Chicago #SQLPASS Meeting Recap

John Jones and Ray LaMarca of NetApp came to the Chicago PASS Chapter tonight, and John did a presentation about storage performance.  One of my measures of a good performance is the number of questions asked during the presentation, and John’s presentation was definitely a winner there.  Lots of good questions.

John Jones of NetApp

John Jones of NetApp

John recommended that everyone use an IO stress tool to validate performance.  This way you can use your metrics as a baseline so you can understand what kind of performance you can expect, analyze trends, and troubleshoot issues.  He listed several metrics, but he focused most on I/Os per second (IOPs) and IO size (the amount of data being transferred.)

Workload affects performance because different workloads access data differently.  OLTP databases are generally random in nature for both reads and writes, whereas OLAP (or Decision Support Systems) tend to be sequential, like table scans, index scans, and bulk inserts.  For a RAID array, the worst performance scenario is random writes, and the best case scenario is sustained sequential reads.  An attendee asked how SANs are affected in shared environments where multiple servers share the same disk drives, and John agreed that those systems will be mostly random.  For more on this topic, check out my Steel Cage Blogmatch with Jason Massie.

John pointed out that all SAN vendors get their disk drives from the same hard drive vendors.  A drive in a NetApp SAN doesn’t spin any faster than a drive in an HP SAN – it just boils down to what the SAN vendor does between the server and the drives.  Drive throughput averages are:

  • SATA 7200 rpm – 40 IOPs at 20ms latency
  • FC 10k rpm – 120 at 20ms
  • FC 15k rpm – 220 IOPs at 20ms
  • SAS 15k rpm – 220 IOPS at 20ms

SAS 15k drives are becoming more popular because they’re packaged smaller – NetApp can fit 24 drives in a 4u rack space.

You can use Performance Monitor (Perfmon.exe) to measure your storage performance.  Here’s the metrics John focuses on:

  • Average Disk Queue Length number, but that you have to work with your SAN team to find out the number of spindles behind your array.
  • Avg Disk Sec/Read should average under 20ms for OLTP systems (30ms for DSS)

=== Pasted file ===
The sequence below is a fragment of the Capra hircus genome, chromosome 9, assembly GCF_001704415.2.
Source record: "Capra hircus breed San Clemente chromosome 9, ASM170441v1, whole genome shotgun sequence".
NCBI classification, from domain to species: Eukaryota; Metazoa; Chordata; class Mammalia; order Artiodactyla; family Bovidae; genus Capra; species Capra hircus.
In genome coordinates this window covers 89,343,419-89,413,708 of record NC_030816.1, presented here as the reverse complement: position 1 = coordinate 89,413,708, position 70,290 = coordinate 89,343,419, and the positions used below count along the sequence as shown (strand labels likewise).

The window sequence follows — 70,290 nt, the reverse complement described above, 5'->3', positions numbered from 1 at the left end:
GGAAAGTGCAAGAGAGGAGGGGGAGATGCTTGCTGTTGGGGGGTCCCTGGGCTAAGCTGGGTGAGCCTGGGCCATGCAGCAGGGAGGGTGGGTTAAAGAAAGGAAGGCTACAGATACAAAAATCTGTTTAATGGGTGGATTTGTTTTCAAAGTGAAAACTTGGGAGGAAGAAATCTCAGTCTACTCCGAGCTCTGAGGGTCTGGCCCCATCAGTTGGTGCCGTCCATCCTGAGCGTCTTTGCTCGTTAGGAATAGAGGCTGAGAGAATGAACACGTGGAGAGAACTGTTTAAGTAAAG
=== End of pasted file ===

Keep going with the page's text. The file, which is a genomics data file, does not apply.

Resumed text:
• Avg Disk Sec/Write should average under 10ms.
  • Disk Read Bytes/Sec (Throughput) – divide this by 1024 twice to get megabytes.
  • Disk Write Bytes/Sec (Throughput) – divide this by 1024 twice to get megabytes.
  • Avg Disk Bytes/Transfer (IO Size) – divide this by 1024 once to get megabytes.

I’ve got more about capturing and analyzing these statistics in my Perfmon tutorial for SQL Server DBAs.  John also likes using the DMV sys.dm_io_virtual_file_stats to get database-by-database IO statistics.

John talked about NetApp’s FlexVols, which sound like plain shared spindle configurations with some extra goodies like “automatic load shifting” which means “tuning is no longer necessary.”  I have mixed feelings about this.  If you don’t have the time to do a really good SAN configuration and you don’t need to wring every bit of performance out of the SAN, this works well, but if you do it poorly, you can screw yourself.  Try putting SQL Server on the same spindles as a bunch of file servers doing antivirus scans.

He also covered SAN snapshot backups, which can back up huge volumes of data instantaneously.  I like snapshot backups for a few use cases.  If you’ve got a multi-terabyte data warehouse, for example, and you need to quickly refresh your dev and QA environments, SAN snapshots are a neat way to do it.  He kept looking nervously over at me knowing I work for the company that makes Quest LiteSpeed – poor guy.  If I wanted to shoot holes in snapshot backups, I’d ask how they help for disaster recovery or log shipping, and how they manage to save space in environments that do index defrags, but I kept my mouth shut, heh.

NetApp has a Performance Acceleration Module (PAM) card that acts as a 256-512mb cache card.  It’s only for reads, but it gets you faster writes because your drives aren’t burdened with doing so many reads.  He showed some statistics suggesting that these cache cards get the same read performance benefits as adding a bunch of hard drives, but without the cost or space problems.

Great presentation, lots of good information & questions.  Big thanks to NetApp and to John!

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